Other possibilities do not come from the kitchen. You can put other things in the compost tumbler as well. Include vacuumed dust and small debris, dryer lint, bedding for vegetarian pet cages, shredded paper towels or tissues, hair or fur clippings, and other items that decompose like wine corks and shredded cardboard boxes or egg cartons.

Things You Shouldn’t Put in a Compost Tumbler

These materials are either dangerous, inorganic, or will attract vermin and pests.

  • Ashes from coal fires
  • Colored or shiny paper and cardboard
  • Meat products, dairy, bones, or fish parts
  • Chemicals and any other nonorganic substances
  • Pet waste
  • Weeds that have already sprouted seeds
  • Diseased plants or fungus

Steps That Cover How to Use a Compost Tumbler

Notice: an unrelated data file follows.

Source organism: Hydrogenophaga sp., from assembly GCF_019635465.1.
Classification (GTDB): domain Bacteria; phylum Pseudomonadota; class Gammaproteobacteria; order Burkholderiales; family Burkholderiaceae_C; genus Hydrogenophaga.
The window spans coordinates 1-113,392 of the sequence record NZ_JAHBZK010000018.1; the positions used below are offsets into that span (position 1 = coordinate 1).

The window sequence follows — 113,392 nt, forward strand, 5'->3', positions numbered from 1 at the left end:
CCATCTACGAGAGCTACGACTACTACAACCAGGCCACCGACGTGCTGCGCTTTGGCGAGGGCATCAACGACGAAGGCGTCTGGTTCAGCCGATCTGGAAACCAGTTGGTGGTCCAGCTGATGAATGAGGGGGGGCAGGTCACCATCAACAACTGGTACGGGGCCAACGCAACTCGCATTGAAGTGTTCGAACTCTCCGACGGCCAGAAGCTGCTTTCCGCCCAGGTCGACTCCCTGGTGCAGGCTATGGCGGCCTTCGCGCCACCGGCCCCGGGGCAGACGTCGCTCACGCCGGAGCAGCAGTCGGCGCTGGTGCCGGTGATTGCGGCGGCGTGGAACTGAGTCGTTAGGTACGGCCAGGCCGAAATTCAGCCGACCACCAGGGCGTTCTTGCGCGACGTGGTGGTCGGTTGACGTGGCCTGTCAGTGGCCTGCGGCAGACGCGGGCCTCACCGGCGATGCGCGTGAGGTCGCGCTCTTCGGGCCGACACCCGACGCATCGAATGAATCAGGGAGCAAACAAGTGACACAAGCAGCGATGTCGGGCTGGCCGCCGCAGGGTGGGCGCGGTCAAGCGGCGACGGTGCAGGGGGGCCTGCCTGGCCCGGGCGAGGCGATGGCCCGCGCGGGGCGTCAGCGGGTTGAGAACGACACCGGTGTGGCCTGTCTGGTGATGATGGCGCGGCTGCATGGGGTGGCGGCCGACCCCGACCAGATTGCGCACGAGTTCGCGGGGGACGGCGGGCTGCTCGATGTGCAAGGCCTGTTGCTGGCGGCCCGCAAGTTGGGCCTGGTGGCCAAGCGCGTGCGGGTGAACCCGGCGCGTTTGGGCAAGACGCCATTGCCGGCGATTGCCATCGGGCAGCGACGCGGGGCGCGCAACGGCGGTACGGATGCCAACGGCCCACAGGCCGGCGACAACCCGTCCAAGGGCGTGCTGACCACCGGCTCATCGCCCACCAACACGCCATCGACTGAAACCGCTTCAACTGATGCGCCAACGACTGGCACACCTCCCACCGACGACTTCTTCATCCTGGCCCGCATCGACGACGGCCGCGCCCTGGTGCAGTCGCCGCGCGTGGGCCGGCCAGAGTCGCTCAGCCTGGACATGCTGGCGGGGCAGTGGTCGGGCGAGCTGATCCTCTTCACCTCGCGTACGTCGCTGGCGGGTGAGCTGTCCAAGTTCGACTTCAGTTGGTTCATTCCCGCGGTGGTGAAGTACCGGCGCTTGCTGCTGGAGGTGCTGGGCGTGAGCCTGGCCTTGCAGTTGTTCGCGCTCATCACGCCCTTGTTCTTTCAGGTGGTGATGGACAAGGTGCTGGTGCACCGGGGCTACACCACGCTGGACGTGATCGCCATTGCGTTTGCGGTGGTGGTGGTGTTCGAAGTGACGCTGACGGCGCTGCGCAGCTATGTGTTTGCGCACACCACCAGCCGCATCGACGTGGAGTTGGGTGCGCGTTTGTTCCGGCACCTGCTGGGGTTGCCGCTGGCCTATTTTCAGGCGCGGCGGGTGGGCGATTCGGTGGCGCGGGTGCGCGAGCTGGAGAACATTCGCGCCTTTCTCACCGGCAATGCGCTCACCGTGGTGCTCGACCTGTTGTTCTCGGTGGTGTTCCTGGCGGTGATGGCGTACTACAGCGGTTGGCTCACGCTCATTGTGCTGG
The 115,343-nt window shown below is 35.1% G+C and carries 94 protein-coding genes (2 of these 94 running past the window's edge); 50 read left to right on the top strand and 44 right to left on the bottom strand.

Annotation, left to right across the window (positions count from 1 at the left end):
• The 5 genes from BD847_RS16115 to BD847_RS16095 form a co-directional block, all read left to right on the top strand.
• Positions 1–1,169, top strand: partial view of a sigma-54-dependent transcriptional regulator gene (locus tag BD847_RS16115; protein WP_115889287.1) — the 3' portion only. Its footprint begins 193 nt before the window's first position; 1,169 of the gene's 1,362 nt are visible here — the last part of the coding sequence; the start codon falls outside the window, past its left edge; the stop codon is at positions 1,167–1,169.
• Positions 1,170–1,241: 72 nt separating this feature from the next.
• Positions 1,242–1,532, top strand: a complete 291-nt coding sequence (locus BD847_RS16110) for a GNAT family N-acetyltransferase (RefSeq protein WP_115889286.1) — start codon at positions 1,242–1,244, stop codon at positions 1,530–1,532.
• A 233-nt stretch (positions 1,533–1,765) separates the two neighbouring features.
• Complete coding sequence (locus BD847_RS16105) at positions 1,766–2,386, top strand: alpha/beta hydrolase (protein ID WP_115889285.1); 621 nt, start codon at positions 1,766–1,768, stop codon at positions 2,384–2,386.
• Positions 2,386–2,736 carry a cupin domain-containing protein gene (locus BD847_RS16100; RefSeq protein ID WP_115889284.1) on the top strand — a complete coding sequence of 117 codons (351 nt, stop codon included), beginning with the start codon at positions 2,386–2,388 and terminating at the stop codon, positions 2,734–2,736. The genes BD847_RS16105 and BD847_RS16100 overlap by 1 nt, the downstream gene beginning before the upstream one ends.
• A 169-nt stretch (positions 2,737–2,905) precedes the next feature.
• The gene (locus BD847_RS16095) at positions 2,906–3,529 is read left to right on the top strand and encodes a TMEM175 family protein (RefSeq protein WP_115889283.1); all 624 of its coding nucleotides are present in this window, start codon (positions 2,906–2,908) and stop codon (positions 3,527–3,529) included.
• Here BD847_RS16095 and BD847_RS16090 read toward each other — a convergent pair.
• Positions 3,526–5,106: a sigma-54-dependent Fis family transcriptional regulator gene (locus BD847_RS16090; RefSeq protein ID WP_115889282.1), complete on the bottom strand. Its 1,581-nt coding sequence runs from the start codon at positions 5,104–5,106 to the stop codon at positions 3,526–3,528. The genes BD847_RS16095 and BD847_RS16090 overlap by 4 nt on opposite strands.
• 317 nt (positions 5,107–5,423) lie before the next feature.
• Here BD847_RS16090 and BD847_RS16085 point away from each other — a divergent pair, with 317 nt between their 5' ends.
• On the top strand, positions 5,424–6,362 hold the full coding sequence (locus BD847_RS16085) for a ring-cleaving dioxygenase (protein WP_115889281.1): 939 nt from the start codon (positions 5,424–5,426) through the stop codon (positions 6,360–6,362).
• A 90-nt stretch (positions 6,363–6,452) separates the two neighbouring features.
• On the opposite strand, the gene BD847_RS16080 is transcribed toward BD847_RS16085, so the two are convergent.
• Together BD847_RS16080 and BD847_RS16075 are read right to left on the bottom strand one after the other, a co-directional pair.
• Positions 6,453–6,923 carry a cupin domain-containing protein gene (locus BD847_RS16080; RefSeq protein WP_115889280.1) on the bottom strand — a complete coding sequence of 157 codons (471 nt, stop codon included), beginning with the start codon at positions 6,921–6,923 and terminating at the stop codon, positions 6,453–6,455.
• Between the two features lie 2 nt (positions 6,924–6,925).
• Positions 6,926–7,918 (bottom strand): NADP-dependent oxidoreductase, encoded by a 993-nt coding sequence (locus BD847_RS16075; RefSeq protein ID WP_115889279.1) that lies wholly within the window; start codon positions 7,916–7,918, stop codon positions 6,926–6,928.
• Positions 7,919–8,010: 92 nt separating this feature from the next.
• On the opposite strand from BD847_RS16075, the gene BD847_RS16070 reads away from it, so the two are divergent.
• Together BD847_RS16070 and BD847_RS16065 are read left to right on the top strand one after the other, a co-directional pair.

Although creating compost is not a time-consuming matter that requires a lot of hard work on your part, you do need to follow steps carefully for the best results. If you think how to use a compost tumbler involves simply tossing everything in the above lists into the barrel and occasionally turning it around, you are mistaken.

1. Add Materials to the Tumbler Properly

Everything you add to the container should be small in order to decompose quickly. Do not throw a whole newspaper or a long branch in there and expect rich soil to come out in a month. Also, add things incrementally. This means you should not fill the canister 90% full of grass clippings and then put in a few vegetable scraps. Make sure you have a good mix or things may clump together and not rot evenly.

The brown waste materials like shredded paper and sawdust should only be approximately 25% of the total compost. Green waste makes up the rest. This is an easy way to ensure that the finished result has the right pH balance.

Consider compost starter products if you want to speed up the process. You can buy these from garden supply stores or online. This includes beneficial bacteria and micro-organisms that help break down materials. Some include pH balancers such as lime or nitrogen to speed up the process.

2. When and How to Tumble the Canister